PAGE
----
On Friday, a shackled Meyer appeared in the high court in Joburg, where he tried to have an attempted murder case dismissed for lack of evidence.
He argued that this was an attempt by the police to frame him and send him back to prison.
But his urgent application was unsuccessful, after Judge Sharise Weiner said she could not rule in a magistrate's court matter and Meyer’s case had to run its course.
With that, he will now have to wait until Tuesday, when he will appear in the Protea Magistrate’s Court in a bail hearing and where he hopes the case against him will be dropped.
Meyer, representing himself, had argued that an apparent witness to a shooting had changed his statement that had initially implicated him.
The shooting took place in Klipspruit West on April 20 when three men in a red Golf 5 allegedly opened fire on a white Nissan. Meyer was arrested the following day.
“This witness, in a second statement, said he did not know who shot at him,” Meyer said in court. He feared police had attempted to intimidate the witness.
Advocate Carla Britz, representing the national director of public prosecutions, said a second witness identified Meyer as the shooter. But Weiner pointed out, after reading an affidavit submitted by the witness, that he stated that the Farouk he referred to was not Meyer.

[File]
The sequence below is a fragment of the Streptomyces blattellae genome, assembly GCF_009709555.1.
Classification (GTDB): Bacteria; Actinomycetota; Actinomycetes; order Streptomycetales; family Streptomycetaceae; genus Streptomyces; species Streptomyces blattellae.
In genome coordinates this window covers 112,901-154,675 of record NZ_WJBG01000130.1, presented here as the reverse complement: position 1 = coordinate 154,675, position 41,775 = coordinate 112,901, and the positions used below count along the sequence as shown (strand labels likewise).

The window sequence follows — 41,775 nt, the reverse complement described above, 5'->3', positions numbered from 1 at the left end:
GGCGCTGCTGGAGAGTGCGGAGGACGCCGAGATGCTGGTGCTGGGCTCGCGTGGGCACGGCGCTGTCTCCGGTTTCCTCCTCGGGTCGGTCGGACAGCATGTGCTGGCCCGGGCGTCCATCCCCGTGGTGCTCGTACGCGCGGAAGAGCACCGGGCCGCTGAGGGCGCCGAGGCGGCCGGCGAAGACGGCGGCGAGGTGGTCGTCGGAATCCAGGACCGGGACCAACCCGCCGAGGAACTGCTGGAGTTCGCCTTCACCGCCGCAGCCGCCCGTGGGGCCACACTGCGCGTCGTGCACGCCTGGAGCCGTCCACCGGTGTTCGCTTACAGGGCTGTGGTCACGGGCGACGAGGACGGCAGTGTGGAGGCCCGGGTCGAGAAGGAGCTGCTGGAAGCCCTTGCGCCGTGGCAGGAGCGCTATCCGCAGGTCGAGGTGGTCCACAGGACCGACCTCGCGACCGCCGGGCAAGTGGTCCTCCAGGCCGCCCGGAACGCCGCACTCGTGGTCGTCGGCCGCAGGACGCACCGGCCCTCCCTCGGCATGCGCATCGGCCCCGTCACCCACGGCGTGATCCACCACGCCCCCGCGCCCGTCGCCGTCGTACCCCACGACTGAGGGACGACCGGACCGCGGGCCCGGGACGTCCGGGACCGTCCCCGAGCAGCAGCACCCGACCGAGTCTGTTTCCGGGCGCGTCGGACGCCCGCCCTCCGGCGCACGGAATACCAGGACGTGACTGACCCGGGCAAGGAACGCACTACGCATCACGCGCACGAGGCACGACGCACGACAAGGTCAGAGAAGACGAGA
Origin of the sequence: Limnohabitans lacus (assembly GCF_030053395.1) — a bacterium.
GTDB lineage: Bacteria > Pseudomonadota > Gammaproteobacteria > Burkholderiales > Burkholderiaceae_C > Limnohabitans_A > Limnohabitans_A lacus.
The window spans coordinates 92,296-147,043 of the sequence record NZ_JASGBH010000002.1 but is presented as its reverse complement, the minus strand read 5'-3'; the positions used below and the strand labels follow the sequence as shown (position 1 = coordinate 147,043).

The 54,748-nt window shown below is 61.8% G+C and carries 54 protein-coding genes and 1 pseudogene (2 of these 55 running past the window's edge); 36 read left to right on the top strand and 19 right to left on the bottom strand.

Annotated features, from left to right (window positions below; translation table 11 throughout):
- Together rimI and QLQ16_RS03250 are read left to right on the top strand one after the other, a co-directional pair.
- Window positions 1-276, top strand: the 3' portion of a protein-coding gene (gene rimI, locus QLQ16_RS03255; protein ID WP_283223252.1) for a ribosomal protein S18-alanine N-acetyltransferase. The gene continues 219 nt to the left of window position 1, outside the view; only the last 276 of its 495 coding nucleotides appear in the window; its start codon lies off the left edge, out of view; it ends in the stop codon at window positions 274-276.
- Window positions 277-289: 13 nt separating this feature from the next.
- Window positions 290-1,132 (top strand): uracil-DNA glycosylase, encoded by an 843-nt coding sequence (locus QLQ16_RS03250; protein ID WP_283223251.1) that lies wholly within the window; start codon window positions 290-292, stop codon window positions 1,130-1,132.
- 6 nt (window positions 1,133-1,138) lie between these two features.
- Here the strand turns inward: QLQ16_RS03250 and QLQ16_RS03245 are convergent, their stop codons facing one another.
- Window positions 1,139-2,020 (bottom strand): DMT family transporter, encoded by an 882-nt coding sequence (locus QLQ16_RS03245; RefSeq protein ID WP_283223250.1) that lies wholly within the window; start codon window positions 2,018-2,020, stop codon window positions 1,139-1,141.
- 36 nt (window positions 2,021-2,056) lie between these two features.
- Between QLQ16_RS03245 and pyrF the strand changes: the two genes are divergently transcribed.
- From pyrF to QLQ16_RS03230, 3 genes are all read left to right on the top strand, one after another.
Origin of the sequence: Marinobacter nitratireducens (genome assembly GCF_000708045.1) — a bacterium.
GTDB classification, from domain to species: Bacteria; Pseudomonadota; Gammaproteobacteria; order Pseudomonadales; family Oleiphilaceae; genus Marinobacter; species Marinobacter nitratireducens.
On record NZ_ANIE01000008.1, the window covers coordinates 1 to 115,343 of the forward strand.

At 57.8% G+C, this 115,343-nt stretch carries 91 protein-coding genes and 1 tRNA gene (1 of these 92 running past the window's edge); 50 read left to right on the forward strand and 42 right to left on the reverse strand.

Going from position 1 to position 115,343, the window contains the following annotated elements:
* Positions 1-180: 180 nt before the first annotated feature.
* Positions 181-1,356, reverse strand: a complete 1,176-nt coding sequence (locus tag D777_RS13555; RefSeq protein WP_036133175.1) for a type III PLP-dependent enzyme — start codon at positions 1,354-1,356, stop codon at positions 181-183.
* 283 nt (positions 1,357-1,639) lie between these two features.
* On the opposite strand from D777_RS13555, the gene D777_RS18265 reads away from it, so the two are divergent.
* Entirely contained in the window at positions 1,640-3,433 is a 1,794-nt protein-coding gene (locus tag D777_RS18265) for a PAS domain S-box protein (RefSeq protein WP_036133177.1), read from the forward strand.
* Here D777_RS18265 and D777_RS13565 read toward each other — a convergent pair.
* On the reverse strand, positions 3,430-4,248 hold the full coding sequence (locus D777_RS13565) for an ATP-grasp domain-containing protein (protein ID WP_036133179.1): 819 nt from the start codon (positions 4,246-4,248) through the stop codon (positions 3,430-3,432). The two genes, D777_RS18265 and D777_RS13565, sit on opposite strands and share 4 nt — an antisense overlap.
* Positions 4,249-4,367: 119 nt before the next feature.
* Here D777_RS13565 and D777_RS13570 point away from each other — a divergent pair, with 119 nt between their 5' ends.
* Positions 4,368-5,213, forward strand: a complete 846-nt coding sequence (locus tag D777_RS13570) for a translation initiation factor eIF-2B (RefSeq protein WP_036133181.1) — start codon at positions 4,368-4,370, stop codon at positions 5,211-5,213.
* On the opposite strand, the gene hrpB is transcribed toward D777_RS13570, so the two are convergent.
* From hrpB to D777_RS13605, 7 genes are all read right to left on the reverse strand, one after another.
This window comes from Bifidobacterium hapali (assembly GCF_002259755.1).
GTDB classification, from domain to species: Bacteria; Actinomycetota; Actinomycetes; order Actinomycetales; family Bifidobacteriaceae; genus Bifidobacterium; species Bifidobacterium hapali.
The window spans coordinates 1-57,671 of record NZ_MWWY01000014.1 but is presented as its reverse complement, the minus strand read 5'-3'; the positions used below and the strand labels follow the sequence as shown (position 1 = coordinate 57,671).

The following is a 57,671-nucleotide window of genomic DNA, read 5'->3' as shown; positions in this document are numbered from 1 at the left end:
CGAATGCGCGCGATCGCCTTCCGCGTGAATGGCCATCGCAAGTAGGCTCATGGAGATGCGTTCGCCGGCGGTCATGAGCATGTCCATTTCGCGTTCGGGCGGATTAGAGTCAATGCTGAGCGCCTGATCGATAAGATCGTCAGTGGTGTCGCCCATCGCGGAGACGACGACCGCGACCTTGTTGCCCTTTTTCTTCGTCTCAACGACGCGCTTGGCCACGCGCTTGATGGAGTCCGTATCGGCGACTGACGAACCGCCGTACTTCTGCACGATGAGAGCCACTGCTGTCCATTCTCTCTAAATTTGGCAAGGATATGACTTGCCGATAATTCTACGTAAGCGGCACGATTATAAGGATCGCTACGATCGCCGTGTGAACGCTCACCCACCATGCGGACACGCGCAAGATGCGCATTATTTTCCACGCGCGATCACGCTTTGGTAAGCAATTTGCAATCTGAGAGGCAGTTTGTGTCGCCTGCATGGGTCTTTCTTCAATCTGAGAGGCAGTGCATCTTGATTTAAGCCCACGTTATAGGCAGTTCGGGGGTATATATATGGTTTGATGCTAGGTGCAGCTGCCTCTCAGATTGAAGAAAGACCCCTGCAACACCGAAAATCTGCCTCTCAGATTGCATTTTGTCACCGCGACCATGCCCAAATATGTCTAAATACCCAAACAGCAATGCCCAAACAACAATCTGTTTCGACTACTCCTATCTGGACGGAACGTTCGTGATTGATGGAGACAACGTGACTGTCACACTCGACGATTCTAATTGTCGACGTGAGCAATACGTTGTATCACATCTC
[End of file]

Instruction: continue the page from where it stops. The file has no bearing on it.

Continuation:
This may not be first time the police have got it wrong while investigating Meyer.
In 2014, Meyer walked out of “Sun City” Prison a free man after the Wits Justice project and a private forensic investigator were able to get his life sentence reduced.
He had been in jail for 14 years. The crime he was found guilty of was the murder of three men in a shooting inside Club 12 Play at Hillfox, on the West Rand.
Meyer admitted to pulling the trigger back in 1999, but said it was self-defence.
He told the court he had come to the defence of a friend during a brawl.
Meyer said he fired one shot with the bullet hitting one man in the chest then exiting his shoulder and striking the second person, fatally wounding both. But the State claimed that Meyer had fired twice and killed three people.
In 2009, Meyer escaped from Groenpunt Prison in an attempt he said to highlight his wrongful conviction. While on the run, he phoned Talk Radio 702 and later handed himself in at the Sandton police station.
The Wits Justice Project took up his case and private forensic investigator David Klatzow was able to prove that Meyer had fired that one bullet.
The Wits Justice project was able to get the pro bono legal services of advocate Jaap Cilliers and secure a hearing in the Supreme Court of Appeal.
There, Meyer’s life sentence for premeditated murder was changed to culpable homicide and his sentence reduced to 24 years. He was released on bail.
Now he hopes to beat another criminal charge, but it will be in another courtroom.
“If there is anything malicious, he will have his remedy, (in the magistrate's court),” said Weiner.